It maybe famous last words, but DHCP does not give many problems. However if you are suffering from an APIPA address or a mis-configuration, then check out these symptoms and their associated cures.
IPCONFIG will be your number one troubleshooting tool. Take the time to learn all its switches. For example IPCONFIG /all, /release /renew.
Topics for DHCP Troubleshooting
- APIPA (Automatic Private IP Address)
- DHCP Server Has Stopped
- DHCP Database is Corrupted
- Trap – Orientation, Finding a Scope Option
- Trap – Subnet Mask
- Trap – Static Aaddress
- Trap – DHCP Relay Agent, Interface
- DHCP Bottlenecks
When you run IPCONFIG, if you see address beginning 169.254.x.y, this is known as APIPA. There may be nothing wrong, on a small network this could be ‘By design’. However on a business network, more than likely it means that the DHCP server is down, or the Relay Agent is not doing its job.
If the DHCP server is newly installed then check that it has been Authorized in Active Directory by an Enterprise Admin. If it is Authorized (Green down arrow on server Icon), then check that the scope is activated.
When you suspect that the DHCP database is corrupt, firstly check through the system and application event logs. If your worst fears are confirmed, then you have two choices, either just ruthlessly delete the affected scopes and start again. Alternatively, attempt to restore the database from backup. See here for more information.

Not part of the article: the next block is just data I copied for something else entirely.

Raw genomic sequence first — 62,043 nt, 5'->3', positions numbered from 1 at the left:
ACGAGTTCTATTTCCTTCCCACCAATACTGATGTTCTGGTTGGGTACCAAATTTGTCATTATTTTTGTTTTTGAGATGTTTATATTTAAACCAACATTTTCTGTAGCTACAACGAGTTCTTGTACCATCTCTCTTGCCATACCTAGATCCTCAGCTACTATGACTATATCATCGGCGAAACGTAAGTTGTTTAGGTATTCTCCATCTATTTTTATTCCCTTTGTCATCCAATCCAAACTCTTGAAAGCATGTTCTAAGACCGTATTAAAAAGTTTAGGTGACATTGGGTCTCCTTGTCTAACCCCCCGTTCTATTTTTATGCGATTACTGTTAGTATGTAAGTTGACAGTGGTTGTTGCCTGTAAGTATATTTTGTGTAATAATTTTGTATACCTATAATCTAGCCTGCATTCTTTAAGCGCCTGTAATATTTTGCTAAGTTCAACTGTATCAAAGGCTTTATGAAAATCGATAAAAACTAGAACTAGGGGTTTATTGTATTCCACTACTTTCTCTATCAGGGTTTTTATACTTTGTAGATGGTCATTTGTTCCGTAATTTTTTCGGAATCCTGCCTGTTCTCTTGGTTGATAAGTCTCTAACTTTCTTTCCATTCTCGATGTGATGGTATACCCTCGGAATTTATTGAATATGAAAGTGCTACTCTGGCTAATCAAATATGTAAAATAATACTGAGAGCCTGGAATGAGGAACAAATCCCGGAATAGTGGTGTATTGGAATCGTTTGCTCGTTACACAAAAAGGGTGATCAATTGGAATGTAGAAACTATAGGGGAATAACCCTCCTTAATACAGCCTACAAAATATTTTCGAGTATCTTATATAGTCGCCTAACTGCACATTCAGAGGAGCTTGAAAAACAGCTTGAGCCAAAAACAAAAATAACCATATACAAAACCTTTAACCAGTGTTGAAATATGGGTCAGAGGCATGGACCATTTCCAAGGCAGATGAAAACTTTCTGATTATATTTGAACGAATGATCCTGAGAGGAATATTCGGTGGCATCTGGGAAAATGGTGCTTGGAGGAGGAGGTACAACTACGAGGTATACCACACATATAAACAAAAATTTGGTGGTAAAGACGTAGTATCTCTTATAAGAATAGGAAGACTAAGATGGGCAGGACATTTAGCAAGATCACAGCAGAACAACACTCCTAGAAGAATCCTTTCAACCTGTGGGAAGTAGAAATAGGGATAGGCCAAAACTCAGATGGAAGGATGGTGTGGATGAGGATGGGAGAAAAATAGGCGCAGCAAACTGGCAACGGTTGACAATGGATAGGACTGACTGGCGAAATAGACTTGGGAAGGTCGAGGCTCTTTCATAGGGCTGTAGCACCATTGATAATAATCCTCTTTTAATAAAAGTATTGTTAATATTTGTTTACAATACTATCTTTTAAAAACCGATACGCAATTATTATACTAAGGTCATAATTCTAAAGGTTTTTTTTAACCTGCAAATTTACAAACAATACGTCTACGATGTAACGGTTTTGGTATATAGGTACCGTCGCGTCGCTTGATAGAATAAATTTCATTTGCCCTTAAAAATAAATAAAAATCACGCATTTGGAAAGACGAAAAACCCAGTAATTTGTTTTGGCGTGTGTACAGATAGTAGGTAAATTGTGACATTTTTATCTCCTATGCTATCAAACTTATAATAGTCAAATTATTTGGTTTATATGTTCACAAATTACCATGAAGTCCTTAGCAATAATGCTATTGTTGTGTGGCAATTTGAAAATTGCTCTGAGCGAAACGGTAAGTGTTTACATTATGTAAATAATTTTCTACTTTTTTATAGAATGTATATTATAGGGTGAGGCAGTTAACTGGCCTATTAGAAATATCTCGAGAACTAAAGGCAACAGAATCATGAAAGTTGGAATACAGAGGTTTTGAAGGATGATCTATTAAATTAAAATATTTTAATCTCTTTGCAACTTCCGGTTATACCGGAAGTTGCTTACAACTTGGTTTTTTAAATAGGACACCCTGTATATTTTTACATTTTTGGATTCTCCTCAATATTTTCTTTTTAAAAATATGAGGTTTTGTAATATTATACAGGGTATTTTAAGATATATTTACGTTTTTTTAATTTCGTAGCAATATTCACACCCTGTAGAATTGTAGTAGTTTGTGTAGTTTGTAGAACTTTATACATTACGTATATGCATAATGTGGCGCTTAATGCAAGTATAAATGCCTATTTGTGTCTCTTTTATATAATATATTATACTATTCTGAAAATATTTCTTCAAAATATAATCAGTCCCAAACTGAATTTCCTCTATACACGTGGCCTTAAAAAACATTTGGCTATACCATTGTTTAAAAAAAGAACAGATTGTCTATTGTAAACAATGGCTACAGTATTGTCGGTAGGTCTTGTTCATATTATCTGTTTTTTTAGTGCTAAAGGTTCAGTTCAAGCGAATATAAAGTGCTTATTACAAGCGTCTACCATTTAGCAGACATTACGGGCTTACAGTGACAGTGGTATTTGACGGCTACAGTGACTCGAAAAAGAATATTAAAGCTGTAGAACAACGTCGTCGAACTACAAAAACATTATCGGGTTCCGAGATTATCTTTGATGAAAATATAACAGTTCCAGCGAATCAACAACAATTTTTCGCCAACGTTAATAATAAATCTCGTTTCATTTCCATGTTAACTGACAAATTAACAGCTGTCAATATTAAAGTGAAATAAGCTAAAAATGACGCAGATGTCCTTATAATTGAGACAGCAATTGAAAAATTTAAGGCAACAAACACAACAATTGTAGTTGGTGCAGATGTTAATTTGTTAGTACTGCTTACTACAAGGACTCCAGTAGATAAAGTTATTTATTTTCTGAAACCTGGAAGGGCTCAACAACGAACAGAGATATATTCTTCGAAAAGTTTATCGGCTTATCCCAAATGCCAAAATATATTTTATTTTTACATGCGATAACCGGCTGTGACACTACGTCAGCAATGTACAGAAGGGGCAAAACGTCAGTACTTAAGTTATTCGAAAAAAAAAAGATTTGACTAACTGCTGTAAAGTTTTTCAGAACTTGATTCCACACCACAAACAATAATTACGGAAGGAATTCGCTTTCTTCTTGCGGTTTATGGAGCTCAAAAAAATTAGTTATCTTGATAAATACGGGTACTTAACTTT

Are you looking for a property of an individual scope, or a property of the DHCP server option? For example, the clients have a default gateway address of 10.10.56.200, but you do not know where this IP address is coming from. As a rule of thumb if you cannot find what you are looking for on the server, try the scope, and vica versa! See more about configuring DHCP scope
You cannot change a subnet once you have configured a scope. All that you can do is delete that scope and the start again. See how to create a scope with PowerShell.
It goes without saying that the very DHCP server itself, must have a fixed IP address. The DHCP server cannot be its own client.
SolarWinds’ Network Performance Monitor will help you discover what’s happening on your network. This utility will also guide you through troubleshooting; the dashboard will indicate whether the root cause is a broken link, faulty equipment or resource overload.
Perhaps the NPM’s best feature is the way it suggests solutions to network problems. Its second best feature is the ability to monitor the health of individual VMware virtual machines. If you are interested in troubleshooting, and creating network maps, then I recommend that you give this Network Performance Monitor a try.
Make sure that you add the interface to the Relay Agent. The Relay Agent is found under the Routing and RAS server icon. Whilst you add the interface itself, by right-clicking the Relay Agent object, select New Interface from the short cut menu. See more on DHCP Relay Agent
If you suspect that there is more DHCP activity than necessary, then setup a performance log and monitor the key counters, for example Requests /sec. See more about Performance Monitor here.
DHCP servers are normally well behaved, however here are a selection of tips and traps for when you are stuck.
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